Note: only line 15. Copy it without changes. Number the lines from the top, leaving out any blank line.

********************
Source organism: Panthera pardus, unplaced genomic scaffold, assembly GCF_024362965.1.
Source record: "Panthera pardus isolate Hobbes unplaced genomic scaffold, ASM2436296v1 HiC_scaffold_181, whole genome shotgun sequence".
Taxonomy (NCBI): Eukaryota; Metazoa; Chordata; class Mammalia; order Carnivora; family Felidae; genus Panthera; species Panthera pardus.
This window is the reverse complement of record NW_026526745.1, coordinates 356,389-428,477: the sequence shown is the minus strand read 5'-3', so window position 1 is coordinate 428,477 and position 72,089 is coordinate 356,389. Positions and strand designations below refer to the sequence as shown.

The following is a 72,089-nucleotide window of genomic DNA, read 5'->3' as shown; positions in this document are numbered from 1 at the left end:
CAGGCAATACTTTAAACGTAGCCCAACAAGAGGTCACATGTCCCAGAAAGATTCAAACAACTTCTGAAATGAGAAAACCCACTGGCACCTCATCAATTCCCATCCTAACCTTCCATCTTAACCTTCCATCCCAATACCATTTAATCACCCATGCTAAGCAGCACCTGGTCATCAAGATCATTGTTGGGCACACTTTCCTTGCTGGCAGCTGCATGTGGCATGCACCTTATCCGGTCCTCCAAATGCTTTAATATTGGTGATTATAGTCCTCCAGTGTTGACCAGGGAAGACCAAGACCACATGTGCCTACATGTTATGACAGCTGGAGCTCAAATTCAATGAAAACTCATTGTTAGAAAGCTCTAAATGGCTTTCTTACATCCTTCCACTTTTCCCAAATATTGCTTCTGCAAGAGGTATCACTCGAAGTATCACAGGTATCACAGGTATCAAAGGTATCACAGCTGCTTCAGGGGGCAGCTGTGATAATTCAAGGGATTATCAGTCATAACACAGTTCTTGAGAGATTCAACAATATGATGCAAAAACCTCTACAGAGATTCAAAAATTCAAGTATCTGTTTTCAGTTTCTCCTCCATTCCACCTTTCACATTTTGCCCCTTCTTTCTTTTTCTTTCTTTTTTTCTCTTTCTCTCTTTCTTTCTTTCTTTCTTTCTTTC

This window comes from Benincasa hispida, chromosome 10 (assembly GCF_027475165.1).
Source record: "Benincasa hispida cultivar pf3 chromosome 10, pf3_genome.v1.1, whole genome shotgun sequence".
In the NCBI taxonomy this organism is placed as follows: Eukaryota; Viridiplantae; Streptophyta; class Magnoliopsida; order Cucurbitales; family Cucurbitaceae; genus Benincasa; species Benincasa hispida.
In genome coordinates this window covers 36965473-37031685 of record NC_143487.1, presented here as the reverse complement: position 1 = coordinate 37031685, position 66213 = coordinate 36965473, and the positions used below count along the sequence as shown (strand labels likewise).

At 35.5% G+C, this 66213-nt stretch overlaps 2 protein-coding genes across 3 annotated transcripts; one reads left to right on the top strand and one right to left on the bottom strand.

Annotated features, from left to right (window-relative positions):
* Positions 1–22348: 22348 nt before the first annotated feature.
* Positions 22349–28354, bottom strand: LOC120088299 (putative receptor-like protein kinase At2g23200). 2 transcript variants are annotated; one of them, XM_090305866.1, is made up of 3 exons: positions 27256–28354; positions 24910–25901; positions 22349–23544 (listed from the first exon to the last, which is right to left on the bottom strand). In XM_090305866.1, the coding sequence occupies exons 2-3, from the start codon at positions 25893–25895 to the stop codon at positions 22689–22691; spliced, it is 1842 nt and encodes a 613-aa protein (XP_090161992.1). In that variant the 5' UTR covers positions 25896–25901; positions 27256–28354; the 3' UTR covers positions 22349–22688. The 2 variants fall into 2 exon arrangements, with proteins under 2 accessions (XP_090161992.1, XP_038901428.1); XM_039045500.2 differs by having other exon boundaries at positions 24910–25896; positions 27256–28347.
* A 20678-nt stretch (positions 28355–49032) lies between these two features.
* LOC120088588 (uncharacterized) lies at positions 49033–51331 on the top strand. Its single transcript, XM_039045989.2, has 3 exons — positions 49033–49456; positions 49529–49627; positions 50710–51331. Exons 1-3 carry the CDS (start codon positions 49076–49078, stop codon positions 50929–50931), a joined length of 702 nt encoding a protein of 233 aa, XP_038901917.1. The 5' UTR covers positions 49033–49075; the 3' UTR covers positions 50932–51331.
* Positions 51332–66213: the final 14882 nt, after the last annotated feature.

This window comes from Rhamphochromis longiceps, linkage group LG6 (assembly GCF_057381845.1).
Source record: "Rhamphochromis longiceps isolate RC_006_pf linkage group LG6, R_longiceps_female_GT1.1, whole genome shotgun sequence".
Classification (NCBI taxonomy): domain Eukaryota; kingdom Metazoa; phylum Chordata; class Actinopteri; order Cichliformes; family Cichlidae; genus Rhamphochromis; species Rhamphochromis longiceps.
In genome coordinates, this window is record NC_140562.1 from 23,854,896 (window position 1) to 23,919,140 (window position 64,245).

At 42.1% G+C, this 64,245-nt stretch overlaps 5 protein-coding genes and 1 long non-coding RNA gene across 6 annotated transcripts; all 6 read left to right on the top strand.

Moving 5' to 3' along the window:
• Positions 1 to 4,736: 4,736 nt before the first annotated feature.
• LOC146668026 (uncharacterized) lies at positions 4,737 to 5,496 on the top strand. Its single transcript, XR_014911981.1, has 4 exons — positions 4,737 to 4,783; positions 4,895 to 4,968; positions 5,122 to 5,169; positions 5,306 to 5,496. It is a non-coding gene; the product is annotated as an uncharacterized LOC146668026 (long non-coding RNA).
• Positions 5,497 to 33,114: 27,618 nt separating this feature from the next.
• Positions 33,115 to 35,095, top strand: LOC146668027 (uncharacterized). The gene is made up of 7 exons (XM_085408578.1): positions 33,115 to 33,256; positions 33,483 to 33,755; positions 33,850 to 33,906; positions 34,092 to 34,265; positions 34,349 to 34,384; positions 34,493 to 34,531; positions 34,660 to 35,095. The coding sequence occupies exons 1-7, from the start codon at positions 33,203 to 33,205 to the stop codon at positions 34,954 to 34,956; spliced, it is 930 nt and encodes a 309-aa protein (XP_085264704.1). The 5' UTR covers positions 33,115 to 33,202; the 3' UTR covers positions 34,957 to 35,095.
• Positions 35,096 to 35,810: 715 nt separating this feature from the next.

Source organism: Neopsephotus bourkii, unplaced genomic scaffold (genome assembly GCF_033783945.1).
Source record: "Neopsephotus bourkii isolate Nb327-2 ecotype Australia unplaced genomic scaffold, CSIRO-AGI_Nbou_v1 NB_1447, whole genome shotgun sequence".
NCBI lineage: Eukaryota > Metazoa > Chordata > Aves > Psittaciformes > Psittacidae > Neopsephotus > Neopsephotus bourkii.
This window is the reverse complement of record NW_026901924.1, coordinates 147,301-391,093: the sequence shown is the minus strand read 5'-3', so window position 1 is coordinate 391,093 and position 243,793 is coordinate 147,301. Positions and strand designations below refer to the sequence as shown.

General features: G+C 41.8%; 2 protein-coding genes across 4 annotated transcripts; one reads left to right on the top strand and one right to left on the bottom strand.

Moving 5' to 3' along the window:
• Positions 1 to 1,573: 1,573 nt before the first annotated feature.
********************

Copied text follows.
* A 20678-nt stretch (positions 28355–49032) lies between these two features.